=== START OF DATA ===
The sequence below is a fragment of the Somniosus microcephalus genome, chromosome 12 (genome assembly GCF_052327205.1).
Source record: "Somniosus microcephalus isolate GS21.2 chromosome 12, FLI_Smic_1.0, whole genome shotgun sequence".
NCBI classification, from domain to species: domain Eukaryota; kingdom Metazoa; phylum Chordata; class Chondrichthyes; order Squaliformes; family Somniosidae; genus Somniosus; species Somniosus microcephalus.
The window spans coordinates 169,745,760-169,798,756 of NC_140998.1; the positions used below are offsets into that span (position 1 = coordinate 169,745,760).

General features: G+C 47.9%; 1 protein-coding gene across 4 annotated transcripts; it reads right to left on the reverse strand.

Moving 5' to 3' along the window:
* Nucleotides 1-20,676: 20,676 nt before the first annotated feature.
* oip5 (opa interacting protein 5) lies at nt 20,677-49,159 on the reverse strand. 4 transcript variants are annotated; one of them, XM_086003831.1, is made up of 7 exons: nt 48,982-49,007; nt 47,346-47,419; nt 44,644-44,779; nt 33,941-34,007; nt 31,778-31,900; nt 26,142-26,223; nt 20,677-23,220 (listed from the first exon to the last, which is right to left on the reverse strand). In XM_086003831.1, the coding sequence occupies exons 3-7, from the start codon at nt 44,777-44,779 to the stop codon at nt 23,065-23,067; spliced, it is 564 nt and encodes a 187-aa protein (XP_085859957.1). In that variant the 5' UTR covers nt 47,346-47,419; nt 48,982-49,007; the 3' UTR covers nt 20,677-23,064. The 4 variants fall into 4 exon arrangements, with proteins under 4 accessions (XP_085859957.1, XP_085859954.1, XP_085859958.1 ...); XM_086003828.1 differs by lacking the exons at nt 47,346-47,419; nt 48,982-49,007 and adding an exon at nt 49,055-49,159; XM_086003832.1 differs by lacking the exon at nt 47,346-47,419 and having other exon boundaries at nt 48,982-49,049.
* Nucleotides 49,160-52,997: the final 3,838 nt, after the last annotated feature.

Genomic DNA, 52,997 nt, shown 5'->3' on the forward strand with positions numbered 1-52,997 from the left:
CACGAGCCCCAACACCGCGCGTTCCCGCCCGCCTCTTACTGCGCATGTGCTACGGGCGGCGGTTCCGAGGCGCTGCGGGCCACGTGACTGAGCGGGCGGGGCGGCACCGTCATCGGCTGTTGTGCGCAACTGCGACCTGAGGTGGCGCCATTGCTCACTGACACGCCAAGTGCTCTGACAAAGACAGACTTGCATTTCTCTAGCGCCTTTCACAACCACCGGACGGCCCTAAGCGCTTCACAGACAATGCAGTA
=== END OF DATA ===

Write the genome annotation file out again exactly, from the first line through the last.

The sequence below is a fragment of the Somniosus microcephalus genome, chromosome 12 (genome assembly GCF_052327205.1).
Source record: "Somniosus microcephalus isolate GS21.2 chromosome 12, FLI_Smic_1.0, whole genome shotgun sequence".
NCBI classification, from domain to species: domain Eukaryota; kingdom Metazoa; phylum Chordata; class Chondrichthyes; order Squaliformes; family Somniosidae; genus Somniosus; species Somniosus microcephalus.
The window spans coordinates 169,745,760-169,798,756 of NC_140998.1; the positions used below are offsets into that span (position 1 = coordinate 169,745,760).

General features: G+C 47.9%; 1 protein-coding gene across 4 annotated transcripts; it reads right to left on the reverse strand.

Moving 5' to 3' along the window:
* Nucleotides 1-20,676: 20,676 nt before the first annotated feature.
* oip5 (opa interacting protein 5) lies at nt 20,677-49,159 on the reverse strand. 4 transcript variants are annotated; one of them, XM_086003831.1, is made up of 7 exons: nt 48,982-49,007; nt 47,346-47,419; nt 44,644-44,779; nt 33,941-34,007; nt 31,778-31,900; nt 26,142-26,223; nt 20,677-23,220 (listed from the first exon to the last, which is right to left on the reverse strand). In XM_086003831.1, the coding sequence occupies exons 3-7, from the start codon at nt 44,777-44,779 to the stop codon at nt 23,065-23,067; spliced, it is 564 nt and encodes a 187-aa protein (XP_085859957.1). In that variant the 5' UTR covers nt 47,346-47,419; nt 48,982-49,007; the 3' UTR covers nt 20,677-23,064. The 4 variants fall into 4 exon arrangements, with proteins under 4 accessions (XP_085859957.1, XP_085859954.1, XP_085859958.1 ...); XM_086003828.1 differs by lacking the exons at nt 47,346-47,419; nt 48,982-49,007 and adding an exon at nt 49,055-49,159; XM_086003832.1 differs by lacking the exon at nt 47,346-47,419 and having other exon boundaries at nt 48,982-49,049.
* Nucleotides 49,160-52,997: the final 3,838 nt, after the last annotated feature.

Genomic DNA, 52,997 nt, shown 5'->3' on the forward strand with positions numbered 1-52,997 from the left:
CACGAGCCCCAACACCGCGCGTTCCCGCCCGCCTCTTACTGCGCATGTGCTACGGGCGGCGGTTCCGAGGCGCTGCGGGCCACGTGACTGAGCGGGCGGGGCGGCACCGTCATCGGCTGTTGTGCGCAACTGCGACCTGAGGTGGCGCCATTGCTCACTGACACGCCAAGTGCTCTGACAAAGACAGACTTGCATTTCTCTAGCGCCTTTCACAACCACCGGACGGCCCTAAGCGCTTCACAGACAATGCAGTA